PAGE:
I love using Art Cocoon wet painting carriers. They are lightweight, easy to carry, and one size carrier will work on many size panels, eliminating the need to pack multiple carriers for a plein air outing. Since we have to carry our gear on our backs, these are all important advantages to consider when choosing your equipment. I like the fact that the panels are encased in the Cocoon allowing me to easily paint all the way to the edge of the panel.
When I am traveling to paint, weight of my gear becomes even more of a consideration than ever. For my recent trip to Cuba with Eric Rhoads and Plein Air magazine we had a 44 pound weight limit. For this trip, I packed linen canvas cut to one 11×14 size in an Art Cocoon carrier and a roll of masking tape, cutting the weight down to a couple of pounds. On location, I chose my size and simply marked off the canvas accordingly. I used a quick drying medium so all of my studies were dry by the end of the week and packed neatly into the Art Cocoons for my return flight.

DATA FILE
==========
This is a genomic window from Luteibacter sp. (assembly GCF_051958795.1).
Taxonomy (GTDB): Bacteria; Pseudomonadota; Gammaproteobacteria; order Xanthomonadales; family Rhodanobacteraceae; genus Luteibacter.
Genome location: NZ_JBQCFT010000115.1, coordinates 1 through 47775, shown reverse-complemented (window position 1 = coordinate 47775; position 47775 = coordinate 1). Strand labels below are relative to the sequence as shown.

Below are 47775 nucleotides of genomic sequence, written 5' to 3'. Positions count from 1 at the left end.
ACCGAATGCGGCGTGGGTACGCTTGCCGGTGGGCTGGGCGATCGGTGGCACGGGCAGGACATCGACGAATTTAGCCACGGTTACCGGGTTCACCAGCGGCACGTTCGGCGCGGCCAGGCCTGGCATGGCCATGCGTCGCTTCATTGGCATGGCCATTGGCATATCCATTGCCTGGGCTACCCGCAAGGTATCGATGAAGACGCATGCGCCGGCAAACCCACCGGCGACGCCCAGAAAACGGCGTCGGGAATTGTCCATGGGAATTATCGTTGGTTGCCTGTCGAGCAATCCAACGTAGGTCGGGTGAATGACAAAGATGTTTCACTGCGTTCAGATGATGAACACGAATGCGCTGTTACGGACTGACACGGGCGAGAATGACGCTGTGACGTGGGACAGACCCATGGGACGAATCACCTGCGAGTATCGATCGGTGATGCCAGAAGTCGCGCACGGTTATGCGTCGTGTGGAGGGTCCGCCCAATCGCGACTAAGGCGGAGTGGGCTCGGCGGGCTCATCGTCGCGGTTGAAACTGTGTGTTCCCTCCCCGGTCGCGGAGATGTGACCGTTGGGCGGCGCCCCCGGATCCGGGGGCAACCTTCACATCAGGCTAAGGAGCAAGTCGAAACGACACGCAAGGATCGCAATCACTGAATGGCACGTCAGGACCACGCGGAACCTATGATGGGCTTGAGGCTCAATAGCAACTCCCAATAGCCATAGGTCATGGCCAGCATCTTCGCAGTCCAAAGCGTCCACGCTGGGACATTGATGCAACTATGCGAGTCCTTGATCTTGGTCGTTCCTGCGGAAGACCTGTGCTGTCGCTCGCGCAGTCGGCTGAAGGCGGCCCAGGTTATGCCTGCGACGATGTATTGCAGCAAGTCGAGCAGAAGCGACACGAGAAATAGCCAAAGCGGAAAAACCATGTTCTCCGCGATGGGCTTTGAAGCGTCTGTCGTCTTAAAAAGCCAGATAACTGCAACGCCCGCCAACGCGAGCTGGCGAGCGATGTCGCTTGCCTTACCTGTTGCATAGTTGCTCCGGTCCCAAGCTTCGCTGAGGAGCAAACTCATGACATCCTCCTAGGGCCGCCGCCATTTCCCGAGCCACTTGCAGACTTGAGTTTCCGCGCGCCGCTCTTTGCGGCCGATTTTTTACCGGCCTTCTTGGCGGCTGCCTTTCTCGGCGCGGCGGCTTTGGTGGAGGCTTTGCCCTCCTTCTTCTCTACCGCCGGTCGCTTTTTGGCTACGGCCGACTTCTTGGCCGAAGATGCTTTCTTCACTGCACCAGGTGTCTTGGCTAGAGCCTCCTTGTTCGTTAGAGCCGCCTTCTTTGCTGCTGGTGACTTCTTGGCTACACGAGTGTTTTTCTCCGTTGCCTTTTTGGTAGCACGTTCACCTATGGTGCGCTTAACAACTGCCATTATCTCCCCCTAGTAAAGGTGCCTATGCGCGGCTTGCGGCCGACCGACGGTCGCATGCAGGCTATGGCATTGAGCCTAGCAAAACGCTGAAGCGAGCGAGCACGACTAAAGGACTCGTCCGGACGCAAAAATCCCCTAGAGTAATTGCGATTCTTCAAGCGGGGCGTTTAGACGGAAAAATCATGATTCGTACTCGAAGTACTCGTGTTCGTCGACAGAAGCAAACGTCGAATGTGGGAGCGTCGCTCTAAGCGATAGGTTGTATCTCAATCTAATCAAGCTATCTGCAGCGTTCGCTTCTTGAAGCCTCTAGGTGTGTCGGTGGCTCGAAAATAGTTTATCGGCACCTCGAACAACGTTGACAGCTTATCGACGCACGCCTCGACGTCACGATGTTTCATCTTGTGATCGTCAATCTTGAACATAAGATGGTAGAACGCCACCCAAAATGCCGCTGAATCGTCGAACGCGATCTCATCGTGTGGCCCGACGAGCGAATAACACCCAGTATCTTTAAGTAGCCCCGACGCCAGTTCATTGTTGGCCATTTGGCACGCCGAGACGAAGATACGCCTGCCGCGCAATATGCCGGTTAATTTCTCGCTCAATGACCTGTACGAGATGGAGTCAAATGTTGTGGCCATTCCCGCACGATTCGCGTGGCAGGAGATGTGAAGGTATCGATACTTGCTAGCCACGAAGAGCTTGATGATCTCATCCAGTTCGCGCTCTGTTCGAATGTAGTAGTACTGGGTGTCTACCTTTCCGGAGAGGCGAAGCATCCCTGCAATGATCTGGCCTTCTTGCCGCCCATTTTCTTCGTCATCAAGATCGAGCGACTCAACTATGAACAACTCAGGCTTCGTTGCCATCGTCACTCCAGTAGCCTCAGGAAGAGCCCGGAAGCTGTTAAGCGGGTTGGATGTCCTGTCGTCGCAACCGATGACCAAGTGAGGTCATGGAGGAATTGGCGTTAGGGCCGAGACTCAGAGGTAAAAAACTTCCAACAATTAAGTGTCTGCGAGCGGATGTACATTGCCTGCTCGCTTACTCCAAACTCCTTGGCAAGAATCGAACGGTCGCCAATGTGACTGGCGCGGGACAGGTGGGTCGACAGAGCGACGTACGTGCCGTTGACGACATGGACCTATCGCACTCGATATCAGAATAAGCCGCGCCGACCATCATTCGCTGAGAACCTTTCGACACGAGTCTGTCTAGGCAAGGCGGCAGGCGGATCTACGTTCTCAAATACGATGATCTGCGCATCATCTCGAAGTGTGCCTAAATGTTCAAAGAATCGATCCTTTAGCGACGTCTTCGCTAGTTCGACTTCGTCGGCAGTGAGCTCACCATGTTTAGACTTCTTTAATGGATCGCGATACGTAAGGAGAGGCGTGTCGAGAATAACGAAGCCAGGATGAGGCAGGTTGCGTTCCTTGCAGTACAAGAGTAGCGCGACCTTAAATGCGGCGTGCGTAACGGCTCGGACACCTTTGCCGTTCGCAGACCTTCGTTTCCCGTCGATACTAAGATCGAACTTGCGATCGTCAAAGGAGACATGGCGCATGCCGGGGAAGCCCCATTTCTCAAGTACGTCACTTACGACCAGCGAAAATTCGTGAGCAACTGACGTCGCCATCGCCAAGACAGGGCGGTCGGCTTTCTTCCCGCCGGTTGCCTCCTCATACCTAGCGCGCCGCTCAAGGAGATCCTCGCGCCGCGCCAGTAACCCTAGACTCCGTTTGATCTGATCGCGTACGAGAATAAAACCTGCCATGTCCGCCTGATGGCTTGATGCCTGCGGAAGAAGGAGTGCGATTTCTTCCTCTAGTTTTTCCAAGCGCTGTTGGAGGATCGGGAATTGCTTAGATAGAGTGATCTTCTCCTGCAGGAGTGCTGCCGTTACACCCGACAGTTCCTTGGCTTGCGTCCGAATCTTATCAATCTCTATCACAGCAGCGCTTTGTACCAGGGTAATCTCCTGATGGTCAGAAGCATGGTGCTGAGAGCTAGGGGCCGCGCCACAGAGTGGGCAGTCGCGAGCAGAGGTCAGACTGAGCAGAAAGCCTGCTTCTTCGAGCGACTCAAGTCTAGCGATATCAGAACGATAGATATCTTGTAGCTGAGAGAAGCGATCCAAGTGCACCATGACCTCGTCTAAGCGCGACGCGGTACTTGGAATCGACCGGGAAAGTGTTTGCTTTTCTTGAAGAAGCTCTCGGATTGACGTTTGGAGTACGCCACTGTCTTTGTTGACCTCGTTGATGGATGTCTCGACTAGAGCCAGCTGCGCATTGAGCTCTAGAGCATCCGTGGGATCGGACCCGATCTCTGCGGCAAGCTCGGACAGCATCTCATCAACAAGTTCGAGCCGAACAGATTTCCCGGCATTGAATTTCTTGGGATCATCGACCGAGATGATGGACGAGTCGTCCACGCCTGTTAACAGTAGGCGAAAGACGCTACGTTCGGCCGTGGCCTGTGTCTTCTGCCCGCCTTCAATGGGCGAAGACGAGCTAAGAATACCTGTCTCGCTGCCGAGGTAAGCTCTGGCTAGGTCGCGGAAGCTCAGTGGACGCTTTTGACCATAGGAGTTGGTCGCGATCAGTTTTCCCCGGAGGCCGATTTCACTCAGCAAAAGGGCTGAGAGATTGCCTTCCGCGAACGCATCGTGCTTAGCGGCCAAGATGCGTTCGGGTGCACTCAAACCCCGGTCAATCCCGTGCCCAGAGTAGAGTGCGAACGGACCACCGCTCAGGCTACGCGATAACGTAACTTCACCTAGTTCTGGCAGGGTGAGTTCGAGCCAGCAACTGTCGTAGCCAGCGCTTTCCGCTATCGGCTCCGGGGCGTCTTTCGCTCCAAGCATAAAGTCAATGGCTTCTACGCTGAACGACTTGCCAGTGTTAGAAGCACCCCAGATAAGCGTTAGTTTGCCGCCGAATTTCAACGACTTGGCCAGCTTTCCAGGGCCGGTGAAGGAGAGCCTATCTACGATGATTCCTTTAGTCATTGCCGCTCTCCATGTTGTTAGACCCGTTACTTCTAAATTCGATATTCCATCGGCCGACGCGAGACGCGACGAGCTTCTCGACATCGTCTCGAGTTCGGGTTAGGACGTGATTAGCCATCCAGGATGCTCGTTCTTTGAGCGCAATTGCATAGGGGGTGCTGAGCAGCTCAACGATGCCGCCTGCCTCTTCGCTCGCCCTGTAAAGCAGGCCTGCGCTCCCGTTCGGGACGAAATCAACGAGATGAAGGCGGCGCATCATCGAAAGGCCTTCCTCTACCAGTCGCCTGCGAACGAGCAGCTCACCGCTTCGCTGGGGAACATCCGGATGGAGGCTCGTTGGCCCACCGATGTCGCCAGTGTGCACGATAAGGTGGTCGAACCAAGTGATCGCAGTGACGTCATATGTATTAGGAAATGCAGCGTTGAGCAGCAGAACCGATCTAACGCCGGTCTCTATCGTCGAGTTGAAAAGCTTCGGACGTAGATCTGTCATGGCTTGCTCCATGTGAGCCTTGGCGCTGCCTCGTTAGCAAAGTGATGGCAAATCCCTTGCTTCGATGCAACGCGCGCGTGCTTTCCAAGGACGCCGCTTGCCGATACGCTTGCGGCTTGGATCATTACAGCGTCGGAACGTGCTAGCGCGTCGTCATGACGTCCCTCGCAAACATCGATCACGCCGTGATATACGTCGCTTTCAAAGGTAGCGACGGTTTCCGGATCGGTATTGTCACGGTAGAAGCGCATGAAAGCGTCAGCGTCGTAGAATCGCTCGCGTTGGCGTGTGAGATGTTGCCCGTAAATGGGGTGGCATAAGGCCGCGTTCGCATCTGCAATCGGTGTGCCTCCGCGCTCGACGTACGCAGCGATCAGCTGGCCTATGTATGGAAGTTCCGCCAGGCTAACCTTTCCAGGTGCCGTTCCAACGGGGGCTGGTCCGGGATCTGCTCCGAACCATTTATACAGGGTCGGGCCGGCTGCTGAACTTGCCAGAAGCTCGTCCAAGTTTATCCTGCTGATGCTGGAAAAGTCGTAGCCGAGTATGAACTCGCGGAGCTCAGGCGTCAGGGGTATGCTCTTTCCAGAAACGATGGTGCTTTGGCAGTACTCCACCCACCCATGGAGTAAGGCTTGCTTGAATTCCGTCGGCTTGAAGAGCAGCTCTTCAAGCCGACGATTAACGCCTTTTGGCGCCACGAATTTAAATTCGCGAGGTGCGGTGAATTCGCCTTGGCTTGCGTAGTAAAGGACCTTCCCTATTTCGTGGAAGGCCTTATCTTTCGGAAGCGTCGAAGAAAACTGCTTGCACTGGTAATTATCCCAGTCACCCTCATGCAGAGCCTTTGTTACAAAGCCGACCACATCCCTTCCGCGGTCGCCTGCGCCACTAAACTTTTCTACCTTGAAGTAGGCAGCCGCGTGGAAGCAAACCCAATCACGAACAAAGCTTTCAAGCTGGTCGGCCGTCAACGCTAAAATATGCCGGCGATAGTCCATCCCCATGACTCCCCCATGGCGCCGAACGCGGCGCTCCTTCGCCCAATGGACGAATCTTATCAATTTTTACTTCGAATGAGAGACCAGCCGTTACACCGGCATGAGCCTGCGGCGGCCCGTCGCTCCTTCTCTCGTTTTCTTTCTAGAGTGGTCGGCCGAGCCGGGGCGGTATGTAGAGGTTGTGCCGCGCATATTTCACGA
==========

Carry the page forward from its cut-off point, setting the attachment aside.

I have multiple plein air set ups, but my favorite is my Soltek easel for it’s compact size and ease of set up. I can have it up and ready to paint while others are still unpacking the components of their set up. The one big disadvantage I have found is that when conditions don’t allow me to use an umbrella, it is very difficult to keep both my painting and my palette in shade. I discovered a quick easy way to fix this problem. With the easel set up against the light, I attach the top panel of my Art Cocoon to the easel with a bungee cord just above the box part of the easel. This keeps my palette in shade.